Innovative radar interferometry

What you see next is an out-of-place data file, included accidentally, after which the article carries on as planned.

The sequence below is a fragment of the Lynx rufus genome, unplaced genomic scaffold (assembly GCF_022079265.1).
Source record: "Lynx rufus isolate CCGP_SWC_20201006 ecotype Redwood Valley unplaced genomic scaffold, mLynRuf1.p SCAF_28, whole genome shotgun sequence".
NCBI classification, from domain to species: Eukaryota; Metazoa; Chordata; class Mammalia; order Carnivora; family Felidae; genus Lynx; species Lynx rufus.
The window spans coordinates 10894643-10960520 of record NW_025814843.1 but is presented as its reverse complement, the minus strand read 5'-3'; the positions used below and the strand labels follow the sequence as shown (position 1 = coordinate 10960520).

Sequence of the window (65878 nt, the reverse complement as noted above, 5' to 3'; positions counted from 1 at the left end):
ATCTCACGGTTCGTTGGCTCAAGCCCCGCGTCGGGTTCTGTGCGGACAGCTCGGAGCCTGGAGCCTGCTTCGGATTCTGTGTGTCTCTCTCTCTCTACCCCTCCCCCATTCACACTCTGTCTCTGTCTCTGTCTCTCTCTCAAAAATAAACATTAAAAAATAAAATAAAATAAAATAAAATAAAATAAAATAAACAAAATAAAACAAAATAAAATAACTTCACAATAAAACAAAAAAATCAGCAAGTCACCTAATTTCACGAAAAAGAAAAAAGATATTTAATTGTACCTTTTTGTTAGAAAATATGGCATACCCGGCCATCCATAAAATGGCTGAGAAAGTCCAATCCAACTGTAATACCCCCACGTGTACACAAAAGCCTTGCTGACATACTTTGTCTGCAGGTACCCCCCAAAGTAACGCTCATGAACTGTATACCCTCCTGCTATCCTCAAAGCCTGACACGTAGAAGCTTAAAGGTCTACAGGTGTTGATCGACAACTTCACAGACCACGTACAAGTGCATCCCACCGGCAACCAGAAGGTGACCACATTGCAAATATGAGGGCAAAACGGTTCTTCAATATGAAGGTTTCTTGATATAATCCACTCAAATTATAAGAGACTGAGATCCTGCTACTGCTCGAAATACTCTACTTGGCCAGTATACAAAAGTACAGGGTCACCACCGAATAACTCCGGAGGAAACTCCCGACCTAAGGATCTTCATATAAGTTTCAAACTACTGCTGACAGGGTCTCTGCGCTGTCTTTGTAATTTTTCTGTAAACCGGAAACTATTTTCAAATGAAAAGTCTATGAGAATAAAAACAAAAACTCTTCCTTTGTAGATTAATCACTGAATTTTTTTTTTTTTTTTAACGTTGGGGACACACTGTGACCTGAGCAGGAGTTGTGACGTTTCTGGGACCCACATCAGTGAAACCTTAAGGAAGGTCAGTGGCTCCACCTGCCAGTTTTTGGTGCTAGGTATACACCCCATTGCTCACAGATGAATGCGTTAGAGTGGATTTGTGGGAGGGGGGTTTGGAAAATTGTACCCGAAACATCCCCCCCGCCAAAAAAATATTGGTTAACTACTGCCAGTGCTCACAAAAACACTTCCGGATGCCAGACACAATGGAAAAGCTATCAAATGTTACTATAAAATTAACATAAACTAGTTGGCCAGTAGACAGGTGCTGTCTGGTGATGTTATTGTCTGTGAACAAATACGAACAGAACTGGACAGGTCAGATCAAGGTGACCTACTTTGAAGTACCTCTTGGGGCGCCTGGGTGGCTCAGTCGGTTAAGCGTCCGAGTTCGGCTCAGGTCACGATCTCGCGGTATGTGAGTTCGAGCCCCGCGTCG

Radar interferometry is an important tool in remote sensing, where two receive antennas separated by a baseline are used to determine the three-dimensional position of reflectors. The research described in this dissertation extends the technology of radar interferometry in several ways. The first requirement for radar interferometry is appropriate data-collection hardware. This dissertation extends the usefulness of synthetic aperture radar (SAR) interferometry through the development of inexpensive instruments. BYU's airborne SAR YSAR demonstrates the feasibility of compact, low-cost SAR. This instrument is described, and data collected at several archaeological sites in Israel is presented. The low-cost radar concept is extended to interferometry by YINSAR, BYLJ's airborne interferometric SAR. The YINSAR instrument design is presented, along with SAR images and interferograms. These instruments are innovative in their use of off-the-shelf components and standard PC parts. The low data cost expands the field of SAR and interferometry to new areas where cost was previously prohibitive. A second crucial requirement for radar interferometry is that the data contain proper phase histories. For interferometric SAR, this often requires autofocus, or the correction of signal phase using the image data itself. A useful method of autofocus for spotlight SAR is the phase gradient autofocus (PGA) algorithm. This research extends the PGA algorithm by introducing a new method of applying it to stripmap SAR data. A replacement for the phase estimation step using the Kalman filter is proposed. The range dependence of the motion-induced phase error in low-altitude SAR is analyzed, and a range-dependent phase estimator is introduced. Another key requirement for useful radar interferometry is an understanding of the expected errors. This dissertation extends this aspect of interferometry through a detailed analysis of stationary ocean interferometry. This new technique is described, and the three-dimensional positioning errors due to parameter errors and thermal noise are derived. A simple approximation to the standard deviation of interferometric phase due to thermal noise is introduced. The mean and variance of the estimated wavenumber spectrum in the presence of height errors are derived, first for a one-dimensional slice of the spectrum and then for the full two-dimensional wavenumber spectrum.